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Why we should abandon reiki

Until there is a plausible explanation for 'universal life energy', we should not continue to fund research into it says Professor Edzard Ernst

Reiki is a therapeutic modality developed in Japan in the mid-19th Century. It is now also used in many other countries.

The National Center for Complementary and Alternative Medicine classified reiki as ‘energy medicine'. Reiki practitioners believe that the therapeutic effects of this technique are obtained from a ‘universal life energy' that provides strength, harmony, and balance to the body and mind.

‘Life energy' is thought to be transferred to patients when practitioners place their hands on or above the patient. The central claim of healers is that reiki promotes or facilitates self-healing in the patient. It is thus recommended for almost any condition.

We recently published a systematic review of all nine RCTs of reiki published to date. Three RCTs were of reasonably good quality indicating that the risk of bias in these studies was low. All of the three RCTs failed to show that reiki was different from placebo/sham treatment. Our conclusion: ‘the evidence is insufficient to suggest that reiki is an effective treatment for any condition' [1].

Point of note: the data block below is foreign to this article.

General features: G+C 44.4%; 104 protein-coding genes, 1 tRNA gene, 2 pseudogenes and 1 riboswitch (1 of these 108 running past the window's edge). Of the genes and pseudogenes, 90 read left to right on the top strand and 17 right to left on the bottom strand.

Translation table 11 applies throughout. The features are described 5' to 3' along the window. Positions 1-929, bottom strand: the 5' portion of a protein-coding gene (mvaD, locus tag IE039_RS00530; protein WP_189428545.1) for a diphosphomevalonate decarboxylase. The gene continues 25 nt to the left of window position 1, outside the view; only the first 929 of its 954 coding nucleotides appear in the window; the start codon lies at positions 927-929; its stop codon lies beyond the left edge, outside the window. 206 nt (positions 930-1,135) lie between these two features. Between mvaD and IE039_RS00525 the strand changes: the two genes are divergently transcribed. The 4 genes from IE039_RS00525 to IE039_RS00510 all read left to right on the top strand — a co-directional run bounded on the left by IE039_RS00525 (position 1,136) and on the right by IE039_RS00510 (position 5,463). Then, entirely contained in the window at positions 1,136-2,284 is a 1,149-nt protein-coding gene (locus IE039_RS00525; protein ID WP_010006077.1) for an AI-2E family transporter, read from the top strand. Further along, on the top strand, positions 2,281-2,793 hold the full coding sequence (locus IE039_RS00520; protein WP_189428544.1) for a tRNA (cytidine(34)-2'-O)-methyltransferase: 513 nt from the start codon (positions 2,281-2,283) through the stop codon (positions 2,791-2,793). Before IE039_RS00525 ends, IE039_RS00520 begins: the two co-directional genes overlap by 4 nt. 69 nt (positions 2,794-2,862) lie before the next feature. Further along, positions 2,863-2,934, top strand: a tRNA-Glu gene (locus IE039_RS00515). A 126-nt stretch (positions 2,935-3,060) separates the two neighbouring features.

Why is that important? Reiki is one of many ‘energy medicines' with zero plausibility. The energy that practitioners believe in has not been verified. This raises the principle question: should we spend our scarce recourses on testing totally implausible treatments in expensive clinical trials?

Over the years I have become convinced that the answer is NO. The chances that we generate a reliable and positive result with such research is very close to zero. Conducting reiki trials could even have negative effects. Firstly, there is the already mentioned concern that it is wasteful. Secondly, there is a chance that some studies with a high risk of bias will produce (false) positive results. They would then perpetuate the myth that these energies and their alleged healing effects are real. Patients believing in unreal effects can easily get harmed.

If reiki enthusiasts insist on research, they should first produce a sound hypothesis. That would mean demonstrating the existence of the energy they are talking about and developing theories as to how exactly that energy (if it exists) improves health outcomes.

In CAM, research funds are scarce, more so than in other areas of medical studies. I believe we should use the resources we have to test the effectiveness and safety of treatments associated with higher than zero plausibility.

Professor Edzard Ernst is professor of complementary medicine at Peninsula Medical School

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